Q:

3/22/2013
We have a 63 yo patient with KIT D816V-positive systemic mastocytosis who continues to have anaphylaxis several times a year. Her blood pressure is now high enough where her internist wants to increase her medical regimen. She is currently on the Catapres patch 0.1.

I have considered the following:
1) Increase Catapres to 0.2 or 0.3
2) Add amlodipine or a calcium channel blocker

Is there a better choice for a mastocytosis patient requiring anti-hypertensive therapy?

A:

Thank you for your inquiry.

As you have implied, the issue in your patient is that certain antihypertensives can possibly accentuate episodes of anaphylaxis and/or interfere with epinephrine therapy to treat an event. Clearly, beta-adrenergic blockers and angiotensin-converting enzyme inhibitors (ACE inhibitors) fall into this class. The two drugs you mention, amlodipine (a calcium channel blocker) and Catapres (a centrally-acting alpha-2 adrenergic stimulant) do not fit into these classes and therefore would certainly be acceptable choices.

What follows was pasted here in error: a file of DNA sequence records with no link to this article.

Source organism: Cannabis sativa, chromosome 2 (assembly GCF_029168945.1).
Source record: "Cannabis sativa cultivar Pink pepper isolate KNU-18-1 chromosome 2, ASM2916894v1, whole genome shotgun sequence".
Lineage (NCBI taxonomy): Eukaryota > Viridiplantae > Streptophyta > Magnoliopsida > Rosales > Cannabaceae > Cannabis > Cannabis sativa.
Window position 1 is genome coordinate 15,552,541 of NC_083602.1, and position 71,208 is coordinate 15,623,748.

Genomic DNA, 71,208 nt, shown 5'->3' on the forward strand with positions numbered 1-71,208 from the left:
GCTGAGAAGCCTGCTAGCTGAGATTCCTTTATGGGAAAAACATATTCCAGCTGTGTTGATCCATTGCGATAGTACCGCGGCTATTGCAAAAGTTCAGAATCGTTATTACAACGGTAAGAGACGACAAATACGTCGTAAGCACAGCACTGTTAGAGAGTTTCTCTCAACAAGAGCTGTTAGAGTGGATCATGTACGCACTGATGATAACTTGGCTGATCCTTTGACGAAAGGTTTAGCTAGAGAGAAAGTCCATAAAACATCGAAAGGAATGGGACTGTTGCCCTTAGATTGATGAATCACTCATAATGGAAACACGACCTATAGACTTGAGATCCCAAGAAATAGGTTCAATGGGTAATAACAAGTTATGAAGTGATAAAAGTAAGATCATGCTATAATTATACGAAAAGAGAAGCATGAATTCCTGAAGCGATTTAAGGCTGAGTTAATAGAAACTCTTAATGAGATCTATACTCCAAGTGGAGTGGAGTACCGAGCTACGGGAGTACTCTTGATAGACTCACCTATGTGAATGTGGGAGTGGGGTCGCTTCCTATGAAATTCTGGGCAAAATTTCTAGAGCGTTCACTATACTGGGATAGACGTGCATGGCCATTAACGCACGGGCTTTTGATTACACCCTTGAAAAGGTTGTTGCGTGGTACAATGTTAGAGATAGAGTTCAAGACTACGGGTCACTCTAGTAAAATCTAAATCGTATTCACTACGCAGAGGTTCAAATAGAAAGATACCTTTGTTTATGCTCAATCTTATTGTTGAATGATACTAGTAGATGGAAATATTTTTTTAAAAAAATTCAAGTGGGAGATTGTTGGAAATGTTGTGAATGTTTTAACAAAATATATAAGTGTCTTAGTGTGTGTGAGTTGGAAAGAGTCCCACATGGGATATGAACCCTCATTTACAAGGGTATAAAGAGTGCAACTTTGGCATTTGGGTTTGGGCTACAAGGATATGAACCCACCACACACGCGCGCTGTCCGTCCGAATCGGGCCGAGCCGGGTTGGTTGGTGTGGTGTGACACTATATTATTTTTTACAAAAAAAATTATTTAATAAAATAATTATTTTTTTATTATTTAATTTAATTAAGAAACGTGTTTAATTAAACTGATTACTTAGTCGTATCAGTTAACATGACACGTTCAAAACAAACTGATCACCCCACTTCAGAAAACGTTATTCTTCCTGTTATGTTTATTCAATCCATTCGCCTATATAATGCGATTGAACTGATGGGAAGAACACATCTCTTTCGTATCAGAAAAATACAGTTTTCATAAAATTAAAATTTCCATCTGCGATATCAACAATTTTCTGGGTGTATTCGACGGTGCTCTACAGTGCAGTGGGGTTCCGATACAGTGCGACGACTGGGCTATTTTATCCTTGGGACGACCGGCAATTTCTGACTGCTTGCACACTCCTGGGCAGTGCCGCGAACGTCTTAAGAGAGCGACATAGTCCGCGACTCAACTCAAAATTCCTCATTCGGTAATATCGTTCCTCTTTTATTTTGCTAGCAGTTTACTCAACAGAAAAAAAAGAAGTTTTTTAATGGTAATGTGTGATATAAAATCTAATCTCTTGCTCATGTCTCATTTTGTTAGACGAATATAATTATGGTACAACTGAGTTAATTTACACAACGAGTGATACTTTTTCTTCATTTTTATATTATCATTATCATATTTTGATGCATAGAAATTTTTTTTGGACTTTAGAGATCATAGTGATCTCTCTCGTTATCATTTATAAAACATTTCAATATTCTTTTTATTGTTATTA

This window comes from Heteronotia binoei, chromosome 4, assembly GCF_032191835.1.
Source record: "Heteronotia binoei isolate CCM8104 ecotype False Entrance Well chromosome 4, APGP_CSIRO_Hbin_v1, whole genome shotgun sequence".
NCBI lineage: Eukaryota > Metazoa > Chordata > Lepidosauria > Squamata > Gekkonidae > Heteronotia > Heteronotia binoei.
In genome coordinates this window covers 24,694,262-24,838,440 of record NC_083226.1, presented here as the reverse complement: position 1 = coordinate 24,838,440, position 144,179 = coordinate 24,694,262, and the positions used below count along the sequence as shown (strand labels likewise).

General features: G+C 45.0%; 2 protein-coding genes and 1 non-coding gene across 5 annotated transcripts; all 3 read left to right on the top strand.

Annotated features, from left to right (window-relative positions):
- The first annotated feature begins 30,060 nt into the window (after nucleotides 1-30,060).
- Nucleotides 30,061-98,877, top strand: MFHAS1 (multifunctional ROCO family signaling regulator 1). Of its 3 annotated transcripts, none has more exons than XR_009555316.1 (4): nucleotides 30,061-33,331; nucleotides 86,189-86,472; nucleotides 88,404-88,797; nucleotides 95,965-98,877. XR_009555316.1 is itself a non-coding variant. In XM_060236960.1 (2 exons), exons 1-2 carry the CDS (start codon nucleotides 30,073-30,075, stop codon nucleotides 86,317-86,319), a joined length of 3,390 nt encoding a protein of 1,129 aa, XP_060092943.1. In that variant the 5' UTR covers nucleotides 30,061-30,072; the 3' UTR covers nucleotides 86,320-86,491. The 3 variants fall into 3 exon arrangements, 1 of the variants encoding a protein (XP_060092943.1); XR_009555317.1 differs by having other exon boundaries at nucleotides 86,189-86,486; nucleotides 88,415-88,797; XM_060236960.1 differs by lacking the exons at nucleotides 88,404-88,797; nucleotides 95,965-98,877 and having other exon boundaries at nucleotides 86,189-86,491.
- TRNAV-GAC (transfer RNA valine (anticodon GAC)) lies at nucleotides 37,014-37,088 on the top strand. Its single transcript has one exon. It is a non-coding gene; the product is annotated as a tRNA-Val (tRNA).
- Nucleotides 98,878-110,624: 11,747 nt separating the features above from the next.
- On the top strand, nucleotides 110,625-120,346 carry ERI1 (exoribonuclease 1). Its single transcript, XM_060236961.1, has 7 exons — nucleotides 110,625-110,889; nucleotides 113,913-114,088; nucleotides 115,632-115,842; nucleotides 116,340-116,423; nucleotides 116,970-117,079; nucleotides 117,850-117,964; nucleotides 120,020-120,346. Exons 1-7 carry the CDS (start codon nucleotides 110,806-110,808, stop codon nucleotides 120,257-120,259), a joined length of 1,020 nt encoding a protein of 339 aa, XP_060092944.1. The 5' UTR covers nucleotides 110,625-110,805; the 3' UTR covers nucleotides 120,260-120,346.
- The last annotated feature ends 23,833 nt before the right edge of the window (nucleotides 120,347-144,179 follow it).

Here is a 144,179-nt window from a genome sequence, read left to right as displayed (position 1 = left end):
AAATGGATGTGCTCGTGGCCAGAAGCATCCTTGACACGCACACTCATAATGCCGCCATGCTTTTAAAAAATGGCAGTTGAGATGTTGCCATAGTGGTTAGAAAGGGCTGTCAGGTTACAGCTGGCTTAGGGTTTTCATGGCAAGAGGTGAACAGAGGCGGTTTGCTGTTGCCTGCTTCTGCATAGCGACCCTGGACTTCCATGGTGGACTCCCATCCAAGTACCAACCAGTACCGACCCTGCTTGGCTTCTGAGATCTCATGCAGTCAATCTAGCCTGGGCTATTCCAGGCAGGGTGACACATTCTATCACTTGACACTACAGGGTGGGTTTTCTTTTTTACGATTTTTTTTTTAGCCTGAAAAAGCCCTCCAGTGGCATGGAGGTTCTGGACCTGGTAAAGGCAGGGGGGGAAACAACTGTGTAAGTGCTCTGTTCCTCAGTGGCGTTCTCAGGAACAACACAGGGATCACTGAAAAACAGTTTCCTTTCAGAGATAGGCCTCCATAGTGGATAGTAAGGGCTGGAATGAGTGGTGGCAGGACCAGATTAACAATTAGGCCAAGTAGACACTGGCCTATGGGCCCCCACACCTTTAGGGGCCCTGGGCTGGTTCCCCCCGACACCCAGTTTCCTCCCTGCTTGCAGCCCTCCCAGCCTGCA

There are other available options for you including a vasodilator such as hydralazine, an aldosterone antagonist such as spironolactone, and perhaps the ideal choice, a diuretic.

The issue of the use of alpha-adrenergic blockers as well as angiotensin blocking agents is somewhat controversial. The admonition against these is certainly less stringent than that against a beta-adrenergic blocker and an ACE inhibitor, but theoretically they could be a problem. A similar theoretical admonition would exist for renin inhibitors.

Thank you again for your inquiry and we hope this response is helpful to you.

Sincerely,
Phil Lieberman, M.D.

AAAAI - American Academy of Allergy Asthma & Immunology